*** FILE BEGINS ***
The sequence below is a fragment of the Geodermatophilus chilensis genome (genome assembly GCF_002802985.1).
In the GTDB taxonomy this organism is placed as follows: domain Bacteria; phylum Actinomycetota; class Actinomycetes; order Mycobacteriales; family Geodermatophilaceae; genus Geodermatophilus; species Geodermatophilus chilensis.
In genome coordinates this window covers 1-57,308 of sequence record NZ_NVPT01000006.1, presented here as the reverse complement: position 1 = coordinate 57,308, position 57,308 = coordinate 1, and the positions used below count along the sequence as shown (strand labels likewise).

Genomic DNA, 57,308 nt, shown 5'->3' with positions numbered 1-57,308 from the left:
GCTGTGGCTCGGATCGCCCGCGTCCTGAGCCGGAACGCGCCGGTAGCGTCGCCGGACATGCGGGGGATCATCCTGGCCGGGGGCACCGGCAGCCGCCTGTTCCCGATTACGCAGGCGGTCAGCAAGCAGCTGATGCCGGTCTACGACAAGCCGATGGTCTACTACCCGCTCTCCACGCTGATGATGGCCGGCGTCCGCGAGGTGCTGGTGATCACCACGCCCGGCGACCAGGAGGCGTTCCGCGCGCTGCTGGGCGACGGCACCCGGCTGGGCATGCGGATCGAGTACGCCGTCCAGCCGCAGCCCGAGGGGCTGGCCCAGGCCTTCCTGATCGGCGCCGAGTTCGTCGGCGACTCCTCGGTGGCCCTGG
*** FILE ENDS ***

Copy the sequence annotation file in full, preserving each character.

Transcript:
The sequence below is a fragment of the Geodermatophilus chilensis genome (genome assembly GCF_002802985.1).
In the GTDB taxonomy this organism is placed as follows: domain Bacteria; phylum Actinomycetota; class Actinomycetes; order Mycobacteriales; family Geodermatophilaceae; genus Geodermatophilus; species Geodermatophilus chilensis.
In genome coordinates this window covers 1-57,308 of sequence record NZ_NVPT01000006.1, presented here as the reverse complement: position 1 = coordinate 57,308, position 57,308 = coordinate 1, and the positions used below count along the sequence as shown (strand labels likewise).

Genomic DNA, 57,308 nt, shown 5'->3' with positions numbered 1-57,308 from the left:
GCTGTGGCTCGGATCGCCCGCGTCCTGAGCCGGAACGCGCCGGTAGCGTCGCCGGACATGCGGGGGATCATCCTGGCCGGGGGCACCGGCAGCCGCCTGTTCCCGATTACGCAGGCGGTCAGCAAGCAGCTGATGCCGGTCTACGACAAGCCGATGGTCTACTACCCGCTCTCCACGCTGATGATGGCCGGCGTCCGCGAGGTGCTGGTGATCACCACGCCCGGCGACCAGGAGGCGTTCCGCGCGCTGCTGGGCGACGGCACCCGGCTGGGCATGCGGATCGAGTACGCCGTCCAGCCGCAGCCCGAGGGGCTGGCCCAGGCCTTCCTGATCGGCGCCGAGTTCGTCGGCGACTCCTCGGTGGCCCTGG